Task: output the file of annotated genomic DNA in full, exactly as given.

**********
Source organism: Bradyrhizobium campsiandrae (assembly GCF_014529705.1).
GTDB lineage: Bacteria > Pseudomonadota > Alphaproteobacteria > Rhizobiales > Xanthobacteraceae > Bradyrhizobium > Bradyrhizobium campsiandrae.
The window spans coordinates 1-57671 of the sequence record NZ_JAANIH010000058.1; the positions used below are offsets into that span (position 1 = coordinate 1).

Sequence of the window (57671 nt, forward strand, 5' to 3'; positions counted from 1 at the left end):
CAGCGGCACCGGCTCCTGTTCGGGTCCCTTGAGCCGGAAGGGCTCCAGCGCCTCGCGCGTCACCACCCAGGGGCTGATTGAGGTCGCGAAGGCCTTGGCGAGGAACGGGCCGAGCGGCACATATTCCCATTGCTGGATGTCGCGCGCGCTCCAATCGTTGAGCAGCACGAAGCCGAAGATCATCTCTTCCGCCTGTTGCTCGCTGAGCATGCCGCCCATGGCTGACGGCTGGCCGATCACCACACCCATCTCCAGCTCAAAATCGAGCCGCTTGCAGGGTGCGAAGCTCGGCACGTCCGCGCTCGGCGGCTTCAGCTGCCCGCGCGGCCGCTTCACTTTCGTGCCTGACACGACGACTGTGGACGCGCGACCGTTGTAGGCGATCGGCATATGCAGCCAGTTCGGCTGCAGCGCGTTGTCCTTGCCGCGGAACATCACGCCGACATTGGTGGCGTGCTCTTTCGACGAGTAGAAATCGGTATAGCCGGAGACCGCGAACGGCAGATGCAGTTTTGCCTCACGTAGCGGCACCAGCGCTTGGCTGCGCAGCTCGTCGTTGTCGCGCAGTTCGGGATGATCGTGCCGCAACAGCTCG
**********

Source organism: Bradyrhizobium campsiandrae (assembly GCF_014529705.1).
GTDB lineage: Bacteria > Pseudomonadota > Alphaproteobacteria > Rhizobiales > Xanthobacteraceae > Bradyrhizobium > Bradyrhizobium campsiandrae.
The window spans coordinates 1-57671 of the sequence record NZ_JAANIH010000058.1; the positions used below are offsets into that span (position 1 = coordinate 1).

Sequence of the window (57671 nt, forward strand, 5' to 3'; positions counted from 1 at the left end):
CAGCGGCACCGGCTCCTGTTCGGGTCCCTTGAGCCGGAAGGGCTCCAGCGCCTCGCGCGTCACCACCCAGGGGCTGATTGAGGTCGCGAAGGCCTTGGCGAGGAACGGGCCGAGCGGCACATATTCCCATTGCTGGATGTCGCGCGCGCTCCAATCGTTGAGCAGCACGAAGCCGAAGATCATCTCTTCCGCCTGTTGCTCGCTGAGCATGCCGCCCATGGCTGACGGCTGGCCGATCACCACACCCATCTCCAGCTCAAAATCGAGCCGCTTGCAGGGTGCGAAGCTCGGCACGTCCGCGCTCGGCGGCTTCAGCTGCCCGCGCGGCCGCTTCACTTTCGTGCCTGACACGACGACTGTGGACGCGCGACCGTTGTAGGCGATCGGCATATGCAGCCAGTTCGGCTGCAGCGCGTTGTCCTTGCCGCGGAACATCACGCCGACATTGGTGGCGTGCTCTTTCGACGAGTAGAAATCGGTATAGCCGGAGACCGCGAACGGCAGATGCAGTTTTGCCTCACGTAGCGGCACCAGCGCTTGGCTGCGCAGCTCGTCGTTGTCGCGCAGTTCGGGATGATCGTGCCGCAACAGCTCG